Todd McKenney and Georgie Parker, two of Australia’s most respected entertainers joined forces to bring their favourite duets to the stage for a tour somewhat obviously called ‘Duets’.
Sound engineer was Jimmy Den-Ouden (formerly a writer with CX) who not only ran FOH but also monitors for most of the show dates. Jimmy has been working with Todd for the past year, a handy gig as Todd’s shows tend to be at the weekend enabling Jimmy to also work as an AV installer during the week.
“In my infinite wisdom, somewhere along the line I agreed that running monitors from FOH would be a good option,” commented Jimmy. “It started as fourteen sends but I’ve bumped it back to twelve, of which two are IEMs. I’ve done monitors from FOH before but not twelve sends worth.”
Jimmy says that budget was not the primary reason for this set up, but it was actually a request from Todd. It worked out well as the band has certain expectations, and if they don’t need to explain these to a different monitor operator every gig it saves a fair bit of time.
“I’m lucky in that I can pull up a show file on the console, and have the sends most of the way there, rather than to build it from scratch every time,” Jimmy said. “Fortunately once sound check is over, there is very little that changes in monitors. If it was a cue heavy show, this approach simply wouldn’t work. I’ve got like four monitor cues where one of the backing singers comes forward to perform with Todd and Georgie, but otherwise I’m free to focus on the FOH mix.”
While Jimmy toured an RF system and microphones, everything else was locally sourced. Jimmy chose an Avid Profile console which he can navigate quickly and of course, it sounds good. He does however have one particular beef with the Profile of which he has complained to Avid.
“It’s got this feature which allows you to flip things like high pass filter and gain onto a fader,” he said. “I wish they’d provide an option to disable it. Everyone I know hates it. It’s a great way to land yourself in huge trouble very quickly, and it’s the only real let down on an otherwise great console.”
In an effort to keep case weight down Jimmy uses no external outboard, and instead carries Waves 9 on a USB stick.
“Because the vocals can range from one singer through to four vocalists singing at once, there’s a wide variation in dynamic and if they’re all singing together it can become a bit overbearing,” explained Jimmy. “I buss all of the vocals and their associated reverb into a subgroup, then insert C4 across that to keep the vocals in check. It’s cool – you can kind of just shape the overall vocal sound to sit where it needs to in the mix. An instance of C6 goes across the main output. There’s not a lot else going on; Truverb for vocals, L1 on IEM sends. It doesn’t need to be a process heavy show”.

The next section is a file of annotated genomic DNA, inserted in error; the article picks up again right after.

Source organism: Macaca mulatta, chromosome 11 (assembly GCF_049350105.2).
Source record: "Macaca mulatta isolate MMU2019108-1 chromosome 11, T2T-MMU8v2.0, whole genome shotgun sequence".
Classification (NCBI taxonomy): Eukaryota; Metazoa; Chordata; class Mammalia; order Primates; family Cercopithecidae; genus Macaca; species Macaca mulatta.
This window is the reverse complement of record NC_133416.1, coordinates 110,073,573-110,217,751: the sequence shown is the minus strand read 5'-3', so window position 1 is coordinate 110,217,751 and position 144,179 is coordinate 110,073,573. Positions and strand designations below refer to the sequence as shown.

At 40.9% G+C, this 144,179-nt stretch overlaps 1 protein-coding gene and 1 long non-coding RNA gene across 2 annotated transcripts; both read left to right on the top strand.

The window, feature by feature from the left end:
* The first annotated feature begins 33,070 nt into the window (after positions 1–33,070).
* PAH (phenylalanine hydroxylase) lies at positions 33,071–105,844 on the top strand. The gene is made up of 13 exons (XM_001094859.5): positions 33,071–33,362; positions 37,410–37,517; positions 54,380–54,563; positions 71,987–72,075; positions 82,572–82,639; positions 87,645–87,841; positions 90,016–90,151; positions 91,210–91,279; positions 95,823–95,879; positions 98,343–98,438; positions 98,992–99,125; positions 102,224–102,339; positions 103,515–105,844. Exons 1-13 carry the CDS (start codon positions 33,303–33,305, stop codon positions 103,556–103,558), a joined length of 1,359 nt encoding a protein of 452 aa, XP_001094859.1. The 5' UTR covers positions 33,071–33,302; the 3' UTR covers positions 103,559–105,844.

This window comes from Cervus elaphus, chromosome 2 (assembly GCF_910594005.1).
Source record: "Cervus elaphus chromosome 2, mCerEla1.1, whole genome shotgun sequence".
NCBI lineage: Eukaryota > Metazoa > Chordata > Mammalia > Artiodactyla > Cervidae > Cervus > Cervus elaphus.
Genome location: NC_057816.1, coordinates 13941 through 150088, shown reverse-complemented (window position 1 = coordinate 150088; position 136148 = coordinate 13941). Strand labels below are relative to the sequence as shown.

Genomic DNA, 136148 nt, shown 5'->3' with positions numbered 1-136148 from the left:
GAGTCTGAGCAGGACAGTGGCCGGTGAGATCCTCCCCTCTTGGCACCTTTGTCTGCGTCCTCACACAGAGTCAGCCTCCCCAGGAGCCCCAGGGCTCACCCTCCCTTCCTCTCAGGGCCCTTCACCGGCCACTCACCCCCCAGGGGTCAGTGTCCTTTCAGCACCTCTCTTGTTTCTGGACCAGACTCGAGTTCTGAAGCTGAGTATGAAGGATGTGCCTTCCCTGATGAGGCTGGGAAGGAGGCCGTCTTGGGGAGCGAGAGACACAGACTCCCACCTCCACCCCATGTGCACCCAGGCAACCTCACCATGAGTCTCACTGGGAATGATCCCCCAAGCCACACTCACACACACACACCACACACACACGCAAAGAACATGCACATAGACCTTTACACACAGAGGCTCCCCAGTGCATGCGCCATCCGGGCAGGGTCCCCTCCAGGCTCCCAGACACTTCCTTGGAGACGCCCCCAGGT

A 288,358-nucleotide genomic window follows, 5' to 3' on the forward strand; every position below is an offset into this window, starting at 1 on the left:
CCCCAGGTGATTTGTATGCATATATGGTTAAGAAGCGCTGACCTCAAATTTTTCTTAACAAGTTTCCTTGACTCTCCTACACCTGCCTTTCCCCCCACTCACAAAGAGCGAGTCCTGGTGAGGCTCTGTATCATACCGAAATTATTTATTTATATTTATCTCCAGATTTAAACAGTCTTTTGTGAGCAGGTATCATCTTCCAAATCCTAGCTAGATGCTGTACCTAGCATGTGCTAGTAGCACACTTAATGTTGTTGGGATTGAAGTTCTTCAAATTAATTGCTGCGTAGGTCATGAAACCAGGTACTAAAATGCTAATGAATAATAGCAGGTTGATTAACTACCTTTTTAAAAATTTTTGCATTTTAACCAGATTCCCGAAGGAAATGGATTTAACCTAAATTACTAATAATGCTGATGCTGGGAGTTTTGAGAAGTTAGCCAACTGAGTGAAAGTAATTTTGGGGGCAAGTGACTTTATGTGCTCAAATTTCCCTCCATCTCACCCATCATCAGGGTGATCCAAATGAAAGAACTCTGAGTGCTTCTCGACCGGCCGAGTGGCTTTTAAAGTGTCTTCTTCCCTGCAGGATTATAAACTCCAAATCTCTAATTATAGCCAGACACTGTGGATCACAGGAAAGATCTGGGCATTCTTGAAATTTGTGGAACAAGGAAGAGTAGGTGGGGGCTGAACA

Having had problems with RF in venues on past tours, Jimmy travels with a Shure ULX-D Digital Wireless System, running four channels of wireless, and PSM1000 IEMs. Jimmy uses wireless Workbench software and an Apple Airport for advanced frequency coordination, monitoring, and control from FOH during the show.
The Shure ULX-D had a combination of KSM8 and KSM9 heads on them with Jimmy saying he really liked the KSM8 head he used for Todd and the hard-wired KSM8 used for the bass player.
“It works well for Todd who has a very powerful voice and when he’s belting it out, he will back off mic,” said Jimmy. “The KSM8 doesn’t change tonally, there’s no proximity effect. Similarly our bass player can sing low stuff right up to big falsetto – the KSM8 picks up the warmth of the low stuff but it doesn’t over-hype the top end.”
Other microphones included Audix D6 on kick, i5 on horns and guitar, DPA 4099s on drums, and a simple pair of SM57s for congas. Jimmy says “I tried a few different mics on percussion, but spill was a major issue – the congas really need to lead it and the 57s were the trick.”
The stage has a lot of wedges with keyboard, guitar, backing vocal, bass/synth, drums, and percussion all having their own. Todd and Georgie are normally positioned downstage centre but occasionally they perform on a central riser between drums and percussion, so there are wedges up there too.
“It’s a lot of sound off stage!” admitted Jimmy. “We don’t always have the same brand of wedges but I am pretty specific about what’s acceptable and what’s not. They need to be a concert grade wedge like an M4 or 12AM. I don’t want to waste time trying to make a crappy wedge sound better than it is.”
The tour utilized in-house PA systems, all of which Jimmy said had all been good. “On the whole I’ve had great support from the in-house production techs, which has made a huge difference.”
Jimmy stated that the biggest challenge for him was vocal intelligibility and so knowing Todd’s audience, he mixed the show similar to a cabaret show. With so much sound coming off stage, he busses only the vocal group into front-fill speakers to cover the front seating rows.
“The people sitting in those front seats are the fans who got in earliest to buy their tickets, so you really have to look after them,” he added. “First and foremost they want to hear the voices, so that’s what you have to deliver.”
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